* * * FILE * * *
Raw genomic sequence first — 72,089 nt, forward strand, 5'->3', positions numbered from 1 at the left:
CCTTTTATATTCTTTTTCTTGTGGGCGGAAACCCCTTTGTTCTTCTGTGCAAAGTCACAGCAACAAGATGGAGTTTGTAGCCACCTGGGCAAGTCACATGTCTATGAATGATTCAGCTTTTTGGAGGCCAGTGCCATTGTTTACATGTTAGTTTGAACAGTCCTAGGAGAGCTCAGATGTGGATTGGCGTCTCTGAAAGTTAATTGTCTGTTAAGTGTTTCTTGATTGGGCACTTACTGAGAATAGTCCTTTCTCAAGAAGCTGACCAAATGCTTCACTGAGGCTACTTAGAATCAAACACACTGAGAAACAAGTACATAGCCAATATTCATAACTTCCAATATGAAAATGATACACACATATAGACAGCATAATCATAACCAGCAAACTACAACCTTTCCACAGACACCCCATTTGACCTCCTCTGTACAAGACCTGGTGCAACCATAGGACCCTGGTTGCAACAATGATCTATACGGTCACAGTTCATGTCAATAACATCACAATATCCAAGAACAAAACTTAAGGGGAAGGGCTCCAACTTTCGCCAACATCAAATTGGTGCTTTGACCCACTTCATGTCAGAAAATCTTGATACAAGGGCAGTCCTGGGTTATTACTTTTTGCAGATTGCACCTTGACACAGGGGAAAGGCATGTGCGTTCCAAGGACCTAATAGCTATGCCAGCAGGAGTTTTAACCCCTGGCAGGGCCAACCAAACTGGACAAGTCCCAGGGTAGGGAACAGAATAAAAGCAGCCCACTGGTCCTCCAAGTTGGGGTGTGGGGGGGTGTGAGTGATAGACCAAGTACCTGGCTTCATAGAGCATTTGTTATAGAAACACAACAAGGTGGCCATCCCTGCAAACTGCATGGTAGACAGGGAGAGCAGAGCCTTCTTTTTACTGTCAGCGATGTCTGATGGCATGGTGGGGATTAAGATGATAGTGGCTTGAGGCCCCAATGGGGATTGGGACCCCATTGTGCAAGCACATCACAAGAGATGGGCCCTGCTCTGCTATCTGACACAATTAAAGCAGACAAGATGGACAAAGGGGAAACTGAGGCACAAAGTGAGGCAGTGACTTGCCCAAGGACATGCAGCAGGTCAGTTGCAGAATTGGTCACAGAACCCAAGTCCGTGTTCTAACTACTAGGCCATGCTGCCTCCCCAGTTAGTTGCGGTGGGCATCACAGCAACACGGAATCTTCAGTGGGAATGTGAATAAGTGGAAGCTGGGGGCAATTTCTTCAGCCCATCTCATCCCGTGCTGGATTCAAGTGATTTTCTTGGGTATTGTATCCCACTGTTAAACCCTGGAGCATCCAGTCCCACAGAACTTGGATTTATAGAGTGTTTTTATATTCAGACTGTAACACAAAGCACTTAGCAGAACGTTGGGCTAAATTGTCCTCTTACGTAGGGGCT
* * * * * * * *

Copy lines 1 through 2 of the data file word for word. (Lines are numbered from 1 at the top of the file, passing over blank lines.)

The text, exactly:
Raw genomic sequence first — 72,089 nt, forward strand, 5'->3', positions numbered from 1 at the left:
CCTTTTATATTCTTTTTCTTGTGGGCGGAAACCCCTTTGTTCTTCTGTGCAAAGTCACAGCAACAAGATGGAGTTTGTAGCCACCTGGGCAAGTCACATGTCTATGAATGATTCAGCTTTTTGGAGGCCAGTGCCATTGTTTACATGTTAGTTTGAACAGTCCTAGGAGAGCTCAGATGTGGATTGGCGTCTCTGAAAGTTAATTGTCTGTTAAGTGTTTCTTGATTGGGCACTTACTGAGAATAGTCCTTTCTCAAGAAGCTGACCAAATGCTTCACTGAGGCTACTTAGAATCAAACACACTGAGAAACAAGTACATAGCCAATATTCATAACTTCCAATATGAAAATGATACACACATATAGACAGCATAATCATAACCAGCAAACTACAACCTTTCCACAGACACCCCATTTGACCTCCTCTGTACAAGACCTGGTGCAACCATAGGACCCTGGTTGCAACAATGATCTATACGGTCACAGTTCATGTCAATAACATCACAATATCCAAGAACAAAACTTAAGGGGAAGGGCTCCAACTTTCGCCAACATCAAATTGGTGCTTTGACCCACTTCATGTCAGAAAATCTTGATACAAGGGCAGTCCTGGGTTATTACTTTTTGCAGATTGCACCTTGACACAGGGGAAAGGCATGTGCGTTCCAAGGACCTAATAGCTATGCCAGCAGGAGTTTTAACCCCTGGCAGGGCCAACCAAACTGGACAAGTCCCAGGGTAGGGAACAGAATAAAAGCAGCCCACTGGTCCTCCAAGTTGGGGTGTGGGGGGGTGTGAGTGATAGACCAAGTACCTGGCTTCATAGAGCATTTGTTATAGAAACACAACAAGGTGGCCATCCCTGCAAACTGCATGGTAGACAGGGAGAGCAGAGCCTTCTTTTTACTGTCAGCGATGTCTGATGGCATGGTGGGGATTAAGATGATAGTGGCTTGAGGCCCCAATGGGGATTGGGACCCCATTGTGCAAGCACATCACAAGAGATGGGCCCTGCTCTGCTATCTGACACAATTAAAGCAGACAAGATGGACAAAGGGGAAACTGAGGCACAAAGTGAGGCAGTGACTTGCCCAAGGACATGCAGCAGGTCAGTTGCAGAATTGGTCACAGAACCCAAGTCCGTGTTCTAACTACTAGGCCATGCTGCCTCCCCAGTTAGTTGCGGTGGGCATCACAGCAACACGGAATCTTCAGTGGGAATGTGAATAAGTGGAAGCTGGGGGCAATTTCTTCAGCCCATCTCATCCCGTGCTGGATTCAAGTGATTTTCTTGGGTATTGTATCCCACTGTTAAACCCTGGAGCATCCAGTCCCACAGAACTTGGATTTATAGAGTGTTTTTATATTCAGACTGTAACACAAAGCACTTAGCAGAACGTTGGGCTAAATTGTCCTCTTACGTAGGGGCT